This article also includes the rectum.
- Colorectal polyp
- Colon ischemia
- Colon for diverticulitis
- Intestine with tumor
- Stoma and "donuts"
More specific grossing is available for presentations above. For larger specimens (not biopsies):
- Identify segment of colon if possible.
- Measure length, average width and any significant variations thereof.
- Optionally, measure the mesentery.
- Inspect the serosa- look for any perforations, adhesions, fistulas and exudate
- If perforation is present, try to probe it from the serosal surface
- Open longitudinally
- If the specimen is not fixed already, put it in formalin, preferably for a total of 48 hours. Section attached fatty tissue for better fixation.
- Semi-quantitate the number of diverticula – “numerous” or "multiple" if too many to count
- Look for for any mucosal lesions. Note any evidence of inflammation, hemorrhage, abscess, perforation or fistula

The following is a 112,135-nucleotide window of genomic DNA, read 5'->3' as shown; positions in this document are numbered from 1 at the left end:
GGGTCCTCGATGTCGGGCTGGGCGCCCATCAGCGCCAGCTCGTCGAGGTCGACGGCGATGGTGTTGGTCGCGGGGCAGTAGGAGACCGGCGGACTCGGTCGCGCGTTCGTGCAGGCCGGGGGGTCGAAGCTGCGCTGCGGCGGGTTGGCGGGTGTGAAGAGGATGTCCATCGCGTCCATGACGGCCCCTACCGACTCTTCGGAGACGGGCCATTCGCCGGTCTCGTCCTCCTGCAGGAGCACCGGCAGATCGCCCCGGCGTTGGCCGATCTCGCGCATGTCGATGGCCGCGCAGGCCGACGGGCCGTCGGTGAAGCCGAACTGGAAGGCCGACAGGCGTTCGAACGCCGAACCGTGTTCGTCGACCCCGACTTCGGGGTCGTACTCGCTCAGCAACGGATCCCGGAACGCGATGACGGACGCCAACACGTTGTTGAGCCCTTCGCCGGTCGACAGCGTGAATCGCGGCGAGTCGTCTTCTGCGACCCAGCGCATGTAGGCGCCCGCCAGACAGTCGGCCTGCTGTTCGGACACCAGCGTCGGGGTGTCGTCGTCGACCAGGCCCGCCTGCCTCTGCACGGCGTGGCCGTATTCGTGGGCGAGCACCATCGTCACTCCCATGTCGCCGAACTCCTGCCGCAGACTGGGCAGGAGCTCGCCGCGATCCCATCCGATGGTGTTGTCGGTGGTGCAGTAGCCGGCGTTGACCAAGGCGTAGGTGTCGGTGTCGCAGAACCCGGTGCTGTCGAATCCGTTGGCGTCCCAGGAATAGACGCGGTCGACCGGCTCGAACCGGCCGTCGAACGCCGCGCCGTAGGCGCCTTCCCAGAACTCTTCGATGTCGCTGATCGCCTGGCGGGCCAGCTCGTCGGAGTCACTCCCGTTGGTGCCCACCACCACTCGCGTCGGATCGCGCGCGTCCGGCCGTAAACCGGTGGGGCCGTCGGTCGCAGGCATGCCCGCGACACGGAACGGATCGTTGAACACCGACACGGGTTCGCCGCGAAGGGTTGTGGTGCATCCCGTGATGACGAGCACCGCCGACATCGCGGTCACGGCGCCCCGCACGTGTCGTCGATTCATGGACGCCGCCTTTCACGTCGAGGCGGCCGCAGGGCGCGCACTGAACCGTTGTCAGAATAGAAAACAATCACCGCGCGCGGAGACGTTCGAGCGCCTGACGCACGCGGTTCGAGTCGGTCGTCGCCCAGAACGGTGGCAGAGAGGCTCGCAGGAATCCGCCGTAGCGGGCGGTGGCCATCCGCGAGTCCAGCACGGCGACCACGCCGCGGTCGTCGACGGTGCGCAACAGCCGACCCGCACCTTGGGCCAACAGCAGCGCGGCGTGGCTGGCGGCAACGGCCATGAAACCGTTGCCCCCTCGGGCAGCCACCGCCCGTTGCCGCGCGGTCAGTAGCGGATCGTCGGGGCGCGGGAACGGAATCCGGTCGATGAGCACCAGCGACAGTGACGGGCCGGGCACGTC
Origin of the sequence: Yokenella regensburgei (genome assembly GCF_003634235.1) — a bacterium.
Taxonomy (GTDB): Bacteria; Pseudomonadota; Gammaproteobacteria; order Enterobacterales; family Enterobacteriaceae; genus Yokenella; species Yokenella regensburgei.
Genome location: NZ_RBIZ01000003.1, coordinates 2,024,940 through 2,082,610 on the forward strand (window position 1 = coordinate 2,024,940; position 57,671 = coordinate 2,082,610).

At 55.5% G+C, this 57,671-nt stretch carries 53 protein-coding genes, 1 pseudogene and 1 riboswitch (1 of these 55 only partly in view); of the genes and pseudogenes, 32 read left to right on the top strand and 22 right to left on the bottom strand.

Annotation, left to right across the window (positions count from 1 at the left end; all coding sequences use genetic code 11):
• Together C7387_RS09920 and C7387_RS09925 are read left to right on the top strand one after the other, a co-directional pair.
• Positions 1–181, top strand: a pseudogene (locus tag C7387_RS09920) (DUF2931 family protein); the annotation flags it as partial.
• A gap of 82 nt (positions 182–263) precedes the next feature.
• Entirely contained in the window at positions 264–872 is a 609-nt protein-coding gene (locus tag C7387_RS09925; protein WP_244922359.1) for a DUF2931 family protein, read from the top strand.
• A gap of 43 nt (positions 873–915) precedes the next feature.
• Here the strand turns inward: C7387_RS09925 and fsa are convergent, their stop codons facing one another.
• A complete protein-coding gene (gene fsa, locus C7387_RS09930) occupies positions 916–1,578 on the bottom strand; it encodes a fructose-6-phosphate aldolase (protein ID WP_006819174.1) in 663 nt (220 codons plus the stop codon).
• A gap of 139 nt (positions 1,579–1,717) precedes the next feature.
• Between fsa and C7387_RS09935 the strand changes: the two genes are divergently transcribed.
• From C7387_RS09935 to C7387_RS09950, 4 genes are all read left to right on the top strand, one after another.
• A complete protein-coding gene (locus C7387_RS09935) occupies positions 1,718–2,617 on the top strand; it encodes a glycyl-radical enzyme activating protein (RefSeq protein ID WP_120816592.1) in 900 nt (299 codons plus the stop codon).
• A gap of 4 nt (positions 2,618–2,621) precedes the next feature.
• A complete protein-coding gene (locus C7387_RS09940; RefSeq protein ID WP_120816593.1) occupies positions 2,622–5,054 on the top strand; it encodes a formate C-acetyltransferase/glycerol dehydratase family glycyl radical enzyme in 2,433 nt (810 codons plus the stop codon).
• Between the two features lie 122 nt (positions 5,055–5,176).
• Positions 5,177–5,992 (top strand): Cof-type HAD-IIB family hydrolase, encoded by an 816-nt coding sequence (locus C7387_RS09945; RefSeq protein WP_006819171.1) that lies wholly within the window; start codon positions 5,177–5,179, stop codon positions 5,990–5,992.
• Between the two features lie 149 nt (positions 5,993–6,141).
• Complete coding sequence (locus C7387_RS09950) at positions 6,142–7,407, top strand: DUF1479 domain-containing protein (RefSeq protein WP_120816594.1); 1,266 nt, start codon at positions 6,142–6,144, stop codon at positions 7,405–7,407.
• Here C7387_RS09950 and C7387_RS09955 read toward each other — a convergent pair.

- Note the thickness of the wall.
- If a cecal segment does not show an appendix, look in the history for a past appendectomy. If not, put more effort into finding it before reporting it as not found.
- Note any obvious mesenteric lymph nodes. Further information: Lymph nodes
- Sections to submit for microscopy:
- 2 sections of any perforation(s), one section of any intact diverticulum, any mucosal lesions, any obvious lymph nodes.
In a general screening, look for:
- Colitis, such as by neutrophilic infiltration
Common incidental findings
Subepithelial lymphoid aggregate, nonspecific, and generally reported as such.[notes 2]
Example report in an unremarkable biopsy:
Colonic mucosa without significant histopathologic changes.
In follow-ups of inflammatory bowel disease (IBD), add "Negative for colitis or dysplasia" if true.